Cupid: I was wrong - sell/go short

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This article on Cupid was emailed out to users of about an hour ago since when shares in Cupid have fallen by 11p to 101p. I do not normally reprint articles. If you want them sign up to the service and be ahead of the curve. But in response to a few requests I reprint this one. This is a one-off. If you want ideas ( short and long) from a panel of 20 odd share tipsters, bloggers and analysts REGISTER HERE

The article reads:

My colleague Adnan Siddique wrote the other day here that online dating agency Cupid (LSE: CUP) was a binary bet. It was either going to double or crater. I agreed with that analysis and like him thought it was right to buy. We would both now stick with the binary bet call but would both advise selling and – in fact – would open a short position. The current short is, BTW, not 27% but perhaps 6% of the issued share capital. I think that number will get much larger pretty soon. This is not a stock to hold. I got it wrong but having read some fresh material last night am making a 100% volte face on this. What you have lost on the bull track you should aim to recoup on the bear tack by going short.

The bull case for Cupid (me getting it wrong) is presented HERE

On the facts known at the time it was a fair assessment. But new matters (not available via RNS or the company) have come to my attention. And so I must apologise for a bad call.  Now here is the way to make your money back.

Why the change of call? Is it pique that Cupid is presenting information to funds via a presentation it will not let private investors or journalists see? No. But I think that it is odd. On reflection I conclude that Cupid does not want its presentation to be subject to wider scrutiny. Whatever its foxy PR bird Rebecca says, this seems odd. It is un-nerving.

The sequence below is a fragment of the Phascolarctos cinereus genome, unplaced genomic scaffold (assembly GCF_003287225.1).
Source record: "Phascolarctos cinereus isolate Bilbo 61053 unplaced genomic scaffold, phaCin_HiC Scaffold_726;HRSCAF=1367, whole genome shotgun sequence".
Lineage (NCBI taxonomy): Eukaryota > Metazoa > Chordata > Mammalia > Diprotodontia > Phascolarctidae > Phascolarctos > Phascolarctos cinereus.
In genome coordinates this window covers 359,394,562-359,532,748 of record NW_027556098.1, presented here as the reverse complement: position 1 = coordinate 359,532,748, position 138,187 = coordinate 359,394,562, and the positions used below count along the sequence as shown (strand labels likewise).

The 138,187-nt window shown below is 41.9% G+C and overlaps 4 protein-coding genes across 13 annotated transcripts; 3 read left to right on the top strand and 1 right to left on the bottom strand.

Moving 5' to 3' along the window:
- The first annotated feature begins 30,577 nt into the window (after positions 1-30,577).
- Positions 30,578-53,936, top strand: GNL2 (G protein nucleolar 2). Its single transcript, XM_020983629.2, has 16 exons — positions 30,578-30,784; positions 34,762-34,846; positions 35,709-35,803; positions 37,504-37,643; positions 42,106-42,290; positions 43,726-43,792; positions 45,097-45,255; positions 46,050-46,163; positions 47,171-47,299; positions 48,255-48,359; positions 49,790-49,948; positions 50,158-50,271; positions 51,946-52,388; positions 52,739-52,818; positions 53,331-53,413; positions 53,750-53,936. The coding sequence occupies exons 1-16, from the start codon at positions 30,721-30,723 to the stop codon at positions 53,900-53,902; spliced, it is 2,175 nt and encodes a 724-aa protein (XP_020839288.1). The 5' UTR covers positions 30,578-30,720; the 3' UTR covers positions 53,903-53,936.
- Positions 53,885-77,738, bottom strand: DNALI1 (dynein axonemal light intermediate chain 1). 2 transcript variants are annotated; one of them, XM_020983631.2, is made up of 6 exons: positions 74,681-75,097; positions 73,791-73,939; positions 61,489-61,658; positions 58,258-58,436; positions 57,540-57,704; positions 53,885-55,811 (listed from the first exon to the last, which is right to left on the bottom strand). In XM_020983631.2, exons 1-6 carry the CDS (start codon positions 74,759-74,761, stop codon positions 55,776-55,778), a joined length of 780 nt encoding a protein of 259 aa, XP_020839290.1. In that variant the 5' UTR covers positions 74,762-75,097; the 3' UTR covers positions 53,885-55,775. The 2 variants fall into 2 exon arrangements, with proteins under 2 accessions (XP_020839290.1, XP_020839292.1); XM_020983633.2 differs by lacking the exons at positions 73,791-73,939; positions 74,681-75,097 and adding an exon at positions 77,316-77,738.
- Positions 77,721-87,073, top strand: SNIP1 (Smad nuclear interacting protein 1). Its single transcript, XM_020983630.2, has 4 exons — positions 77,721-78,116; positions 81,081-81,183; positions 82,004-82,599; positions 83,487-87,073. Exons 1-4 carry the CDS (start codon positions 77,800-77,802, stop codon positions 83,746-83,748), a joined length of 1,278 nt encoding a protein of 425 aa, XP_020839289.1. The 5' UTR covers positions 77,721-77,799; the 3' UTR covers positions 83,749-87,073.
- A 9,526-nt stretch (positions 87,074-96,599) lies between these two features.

But it is not that which makes me change my view with a 180 degree turnaround. It is that I now have grave concerns about the way Cupid operates from its Ukrainian operations which question whether its business model is in fact viable at all. An article has appeared behind a paywall on a regional paper which is devastating if it is true. I stress the word IF at this juncture. However Cupid needs to prover ASAP that the article is 100% untrue. It has had days to do this and has not done so, so far.

One of’s female reporters claims to have gone undercover to apply for a job as a “Motivation Manager.”  The reporter alleges (and claims to have contemporaneous notes backing this up) that she went undercover using a fictitious name and was invited by Elizaveta, one of the Cupid plc recruiters, for a job interview to Zaporizhya on Jan. 28. She claims that during the interview, it was explained that the job involved posing as a female user of the dating site and encouraging male users online to buy memberships. The article quotes the interviewer (Svitlana) as stating that “Of course we fool people, but it is only to show them that there are real people on the website, so that they would not be disappointed and eventually find somebody real.”  And went on to say that the employee is supposed to communicate with customers for three days, “keeping them interested and thus buying a monthly membership.” In this job interview Svitlana said that “motivation managers” work from home in three shifts – from 8 a.m. to 4 p.m. then 4 p.m. until midnight, then until 8 a.m. and that different people are responsible for different countries, like the U.S., Australia and they have to adjust to the time zone when customers are online and can chat.

A Motivation Manager (and Cupid does post job adverts with such a title) gets paid Hr 1,600 ($200) for the first trial month. After this it is about Hr 2,500 ($310).  The reporter claims that she was told that managers have to send “about 200” short messages to clients during the shift and that Cupid has technology helping MMs write that many messages.